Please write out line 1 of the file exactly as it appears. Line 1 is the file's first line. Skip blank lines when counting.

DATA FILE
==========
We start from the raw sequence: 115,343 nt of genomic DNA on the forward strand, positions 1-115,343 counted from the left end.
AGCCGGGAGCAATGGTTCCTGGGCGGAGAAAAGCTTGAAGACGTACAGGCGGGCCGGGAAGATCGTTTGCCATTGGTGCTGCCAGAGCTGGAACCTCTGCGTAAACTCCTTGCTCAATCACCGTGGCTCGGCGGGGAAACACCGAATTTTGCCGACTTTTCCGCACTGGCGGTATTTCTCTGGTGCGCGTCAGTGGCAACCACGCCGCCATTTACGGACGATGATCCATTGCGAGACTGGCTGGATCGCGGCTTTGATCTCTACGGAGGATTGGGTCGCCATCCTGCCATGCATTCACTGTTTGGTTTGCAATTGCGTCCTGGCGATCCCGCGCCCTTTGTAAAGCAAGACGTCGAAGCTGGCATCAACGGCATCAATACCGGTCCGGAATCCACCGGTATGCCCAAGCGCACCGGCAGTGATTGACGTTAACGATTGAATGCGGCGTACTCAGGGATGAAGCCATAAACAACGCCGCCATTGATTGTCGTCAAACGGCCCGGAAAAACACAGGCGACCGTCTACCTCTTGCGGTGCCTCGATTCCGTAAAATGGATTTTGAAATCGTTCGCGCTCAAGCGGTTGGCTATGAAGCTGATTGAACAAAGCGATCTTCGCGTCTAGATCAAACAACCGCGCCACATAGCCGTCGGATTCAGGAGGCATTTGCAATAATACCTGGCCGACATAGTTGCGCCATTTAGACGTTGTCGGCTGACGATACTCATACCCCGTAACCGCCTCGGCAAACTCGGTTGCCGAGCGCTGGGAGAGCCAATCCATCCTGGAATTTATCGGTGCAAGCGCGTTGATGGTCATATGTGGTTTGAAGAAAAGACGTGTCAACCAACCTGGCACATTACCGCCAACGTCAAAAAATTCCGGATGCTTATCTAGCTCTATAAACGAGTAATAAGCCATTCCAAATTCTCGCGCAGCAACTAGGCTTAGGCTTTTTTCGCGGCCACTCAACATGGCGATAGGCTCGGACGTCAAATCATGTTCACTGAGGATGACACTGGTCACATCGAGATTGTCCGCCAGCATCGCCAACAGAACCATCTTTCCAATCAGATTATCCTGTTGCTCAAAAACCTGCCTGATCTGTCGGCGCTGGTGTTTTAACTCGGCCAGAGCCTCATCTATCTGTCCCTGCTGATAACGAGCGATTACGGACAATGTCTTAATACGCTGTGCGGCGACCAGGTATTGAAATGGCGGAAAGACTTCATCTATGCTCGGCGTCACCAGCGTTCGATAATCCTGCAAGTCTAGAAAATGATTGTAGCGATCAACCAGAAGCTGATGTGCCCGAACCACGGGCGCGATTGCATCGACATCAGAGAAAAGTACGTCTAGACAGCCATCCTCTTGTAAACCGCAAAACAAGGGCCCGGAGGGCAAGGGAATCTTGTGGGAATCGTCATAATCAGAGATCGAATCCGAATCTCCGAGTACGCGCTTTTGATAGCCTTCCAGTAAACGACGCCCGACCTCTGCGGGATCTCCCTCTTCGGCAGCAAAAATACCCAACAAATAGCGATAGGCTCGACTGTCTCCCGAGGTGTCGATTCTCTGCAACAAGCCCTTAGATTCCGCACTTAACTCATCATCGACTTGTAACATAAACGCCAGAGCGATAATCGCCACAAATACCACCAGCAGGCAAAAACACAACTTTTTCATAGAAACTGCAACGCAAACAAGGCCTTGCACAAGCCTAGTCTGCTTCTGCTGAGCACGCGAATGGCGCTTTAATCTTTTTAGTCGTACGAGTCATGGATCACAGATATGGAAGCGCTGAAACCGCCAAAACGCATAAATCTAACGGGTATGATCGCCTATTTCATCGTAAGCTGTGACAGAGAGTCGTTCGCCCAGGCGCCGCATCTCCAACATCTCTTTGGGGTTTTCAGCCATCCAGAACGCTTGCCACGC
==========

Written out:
We start from the raw sequence: 115,343 nt of genomic DNA on the forward strand, positions 1-115,343 counted from the left end.